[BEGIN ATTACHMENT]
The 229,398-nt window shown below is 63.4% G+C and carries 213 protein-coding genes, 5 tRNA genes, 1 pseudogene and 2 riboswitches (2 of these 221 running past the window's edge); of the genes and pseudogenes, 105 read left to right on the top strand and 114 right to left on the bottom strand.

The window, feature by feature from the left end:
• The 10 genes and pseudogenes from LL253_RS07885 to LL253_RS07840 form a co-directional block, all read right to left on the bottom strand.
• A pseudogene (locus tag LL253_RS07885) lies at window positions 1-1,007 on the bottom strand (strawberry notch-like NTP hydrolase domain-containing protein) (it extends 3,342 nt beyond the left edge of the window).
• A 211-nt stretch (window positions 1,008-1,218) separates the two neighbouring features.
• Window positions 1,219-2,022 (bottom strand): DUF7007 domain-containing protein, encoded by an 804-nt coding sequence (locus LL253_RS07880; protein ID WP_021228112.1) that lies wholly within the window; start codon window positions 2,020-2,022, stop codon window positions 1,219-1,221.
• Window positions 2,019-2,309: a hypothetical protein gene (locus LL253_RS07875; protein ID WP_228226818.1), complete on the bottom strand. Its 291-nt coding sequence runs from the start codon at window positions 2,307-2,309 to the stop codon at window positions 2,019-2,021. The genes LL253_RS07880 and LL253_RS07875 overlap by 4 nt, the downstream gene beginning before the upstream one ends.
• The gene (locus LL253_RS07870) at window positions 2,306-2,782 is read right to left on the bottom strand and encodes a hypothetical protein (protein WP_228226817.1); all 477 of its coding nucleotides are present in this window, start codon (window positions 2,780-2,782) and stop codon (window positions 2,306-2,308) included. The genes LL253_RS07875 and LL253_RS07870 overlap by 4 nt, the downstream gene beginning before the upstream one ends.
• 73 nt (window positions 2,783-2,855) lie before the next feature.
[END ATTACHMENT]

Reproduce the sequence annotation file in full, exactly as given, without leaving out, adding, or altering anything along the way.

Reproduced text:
The 229,398-nt window shown below is 63.4% G+C and carries 213 protein-coding genes, 5 tRNA genes, 1 pseudogene and 2 riboswitches (2 of these 221 running past the window's edge); of the genes and pseudogenes, 105 read left to right on the top strand and 114 right to left on the bottom strand.

The window, feature by feature from the left end:
• The 10 genes and pseudogenes from LL253_RS07885 to LL253_RS07840 form a co-directional block, all read right to left on the bottom strand.
• A pseudogene (locus tag LL253_RS07885) lies at window positions 1-1,007 on the bottom strand (strawberry notch-like NTP hydrolase domain-containing protein) (it extends 3,342 nt beyond the left edge of the window).
• A 211-nt stretch (window positions 1,008-1,218) separates the two neighbouring features.
• Window positions 1,219-2,022 (bottom strand): DUF7007 domain-containing protein, encoded by an 804-nt coding sequence (locus LL253_RS07880; protein ID WP_021228112.1) that lies wholly within the window; start codon window positions 2,020-2,022, stop codon window positions 1,219-1,221.
• Window positions 2,019-2,309: a hypothetical protein gene (locus LL253_RS07875; protein ID WP_228226818.1), complete on the bottom strand. Its 291-nt coding sequence runs from the start codon at window positions 2,307-2,309 to the stop codon at window positions 2,019-2,021. The genes LL253_RS07880 and LL253_RS07875 overlap by 4 nt, the downstream gene beginning before the upstream one ends.
• The gene (locus LL253_RS07870) at window positions 2,306-2,782 is read right to left on the bottom strand and encodes a hypothetical protein (protein WP_228226817.1); all 477 of its coding nucleotides are present in this window, start codon (window positions 2,780-2,782) and stop codon (window positions 2,306-2,308) included. The genes LL253_RS07875 and LL253_RS07870 overlap by 4 nt, the downstream gene beginning before the upstream one ends.
• 73 nt (window positions 2,783-2,855) lie before the next feature.